Analyst firm IDC expects 2014 to be a defining year for credit providers. Having emerged from the economic crisis leaner and more efficient than ever, UK lenders are expected to focus on innovation this year.
Our own conversations with providers across the industry support IDC’s assertion. Growth is back on the agenda. While the main focus now more on responsible lending, many providers are open to doing things in different ways in order to meet their new challenges.
Indeed, with economic activity picking up, lenders are now looking to reinvigorate projects that have remained dormant over recent years. We are seeing lenders upgrading legacy platforms with investments in technology and data to enhance their understanding of the consumer, enabling faster reporting, the ability to handle new communication channels and to develop highly customised strategies.
Single Customer View
The pace of technological change in the wider world means that it is now significantly more difficult for lenders to get quality face time with their customers. When they do they are dealing with people who expect organisations to have a joined up view of their relationship.
That’s why achieving a single customer view (SCV) is a challenge some lenders have been trying to address for more than 20 years. It has long been recognised that credit risk and customer management activities can also be managed more effectively and deliver fairer treatment of a customer when using a holistic view.
The desire to finally address this once and for all has been sharpened partly through new regulatory requirements, but also through a wider need for re-engaging with customers and improving loyalty.
Transformation projects are focusing on greater integration with third party solutions such as Experian’s ExPin solution. This pools data from across an organisation’s many product lines and divisions with Experian’s own unique data and matching technology.
Highly precise segmentation
This more precise view of the consumer enabled through new data sources and SCV projects has unlocked the ability of institutions to achieve far more accurate customer segmentation.
That’s why segmentation has been at the heart of large consumer businesses for many years, and financial institutions are no different. Conduct Risk has been a driver for better segmentation, however, it also makes good business sense for institutions looking to generate greater customer loyalty by offering more precisely tailored and suitable services to customers.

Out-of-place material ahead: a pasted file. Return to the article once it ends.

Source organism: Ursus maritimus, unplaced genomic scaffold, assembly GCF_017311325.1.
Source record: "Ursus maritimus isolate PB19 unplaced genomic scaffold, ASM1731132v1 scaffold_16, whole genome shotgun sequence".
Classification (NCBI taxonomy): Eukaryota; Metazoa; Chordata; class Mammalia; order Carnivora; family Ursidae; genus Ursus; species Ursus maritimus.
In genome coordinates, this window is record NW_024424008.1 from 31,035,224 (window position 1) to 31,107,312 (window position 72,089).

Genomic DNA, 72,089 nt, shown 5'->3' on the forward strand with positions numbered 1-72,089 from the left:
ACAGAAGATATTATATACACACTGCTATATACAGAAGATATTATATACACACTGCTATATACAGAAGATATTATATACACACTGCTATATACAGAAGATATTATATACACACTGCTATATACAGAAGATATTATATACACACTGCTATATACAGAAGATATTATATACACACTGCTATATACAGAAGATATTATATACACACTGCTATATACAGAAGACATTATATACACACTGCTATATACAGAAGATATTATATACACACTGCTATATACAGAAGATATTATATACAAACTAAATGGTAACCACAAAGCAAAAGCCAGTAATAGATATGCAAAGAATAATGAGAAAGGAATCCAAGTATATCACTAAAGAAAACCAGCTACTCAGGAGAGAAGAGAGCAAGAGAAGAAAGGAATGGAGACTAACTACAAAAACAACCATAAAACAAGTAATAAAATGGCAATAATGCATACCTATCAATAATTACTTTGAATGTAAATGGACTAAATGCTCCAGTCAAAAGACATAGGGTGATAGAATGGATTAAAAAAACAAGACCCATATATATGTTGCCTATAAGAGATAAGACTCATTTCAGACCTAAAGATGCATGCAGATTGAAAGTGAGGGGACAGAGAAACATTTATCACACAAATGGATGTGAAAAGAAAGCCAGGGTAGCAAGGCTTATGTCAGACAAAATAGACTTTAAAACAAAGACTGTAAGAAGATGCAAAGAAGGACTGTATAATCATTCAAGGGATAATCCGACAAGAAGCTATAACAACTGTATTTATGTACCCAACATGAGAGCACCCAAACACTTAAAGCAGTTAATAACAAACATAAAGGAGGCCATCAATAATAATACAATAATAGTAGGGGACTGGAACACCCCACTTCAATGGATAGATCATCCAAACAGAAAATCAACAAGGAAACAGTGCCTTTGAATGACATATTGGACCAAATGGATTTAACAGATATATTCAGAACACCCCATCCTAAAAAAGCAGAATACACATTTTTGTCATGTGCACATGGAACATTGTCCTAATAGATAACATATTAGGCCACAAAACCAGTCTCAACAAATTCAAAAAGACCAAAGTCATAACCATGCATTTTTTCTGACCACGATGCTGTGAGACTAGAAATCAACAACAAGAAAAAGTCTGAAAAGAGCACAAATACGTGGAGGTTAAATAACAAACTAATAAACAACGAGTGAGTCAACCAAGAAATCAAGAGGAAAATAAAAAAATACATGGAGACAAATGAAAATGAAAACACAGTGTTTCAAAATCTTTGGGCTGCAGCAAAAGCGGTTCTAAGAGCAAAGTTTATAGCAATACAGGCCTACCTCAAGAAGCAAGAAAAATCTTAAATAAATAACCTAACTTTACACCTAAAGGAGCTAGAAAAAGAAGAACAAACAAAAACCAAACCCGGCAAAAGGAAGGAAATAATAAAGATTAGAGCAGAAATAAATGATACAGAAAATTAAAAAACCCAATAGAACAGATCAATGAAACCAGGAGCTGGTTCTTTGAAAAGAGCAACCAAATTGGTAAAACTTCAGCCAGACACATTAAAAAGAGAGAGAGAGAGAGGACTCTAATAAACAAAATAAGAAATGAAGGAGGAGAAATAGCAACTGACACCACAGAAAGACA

In addition, even small percentage improvements in credit losses, up-sell rates or the cost to serve can help financial institutions become dramatically more efficient, utilise funds more effectively and push back against the squeeze on profitability.
Break-through data sources
New data sharing schemes are a major step in the right direction. Growing momentum for our new Rental Exchange, for example, amongst social landlords means that banks, financial services firms and other creditors will soon be able to use a trusted record of rental payment performance to help assess credit risk.
A number of large housing associations and arm’s length management organisations (ALMOs) have already given notice to tenants that they will share their rental records with Experian. This will dramatically improve the insight available to creditors, improving assessment of those without mainstream credit products and helping them to meet responsible lending requirements.
Returning to innovation
We see plenty of evidence to corroborate the assertion from analysts that 2014 will see a far greater degree of innovation in banking and financial services.
One way lenders are doing this is by vastly improving their understanding of their customers, enabling a more sophisticated approach to customer segmentation and undertaking more sensitive and effective strategies for engagement.
For more Experian innovation visit our dedicated Innovation in Data site.
Are you planning any future innovation projects, and do you see 2014 as a year to ramp up innovation? Please let us know your thoughts below.
About the author
Head of Data Innovation Group, Experian
Justin has worked for many years consulting with some of the world’s leading private sector organisations to help them understand how data can be employed to drive business advantage.
During his career at Experian he has worked across the customer lifecycle within both marketing and risk. Most recently he heads up a team creating innovative solutions based around Experian’s unique data assets.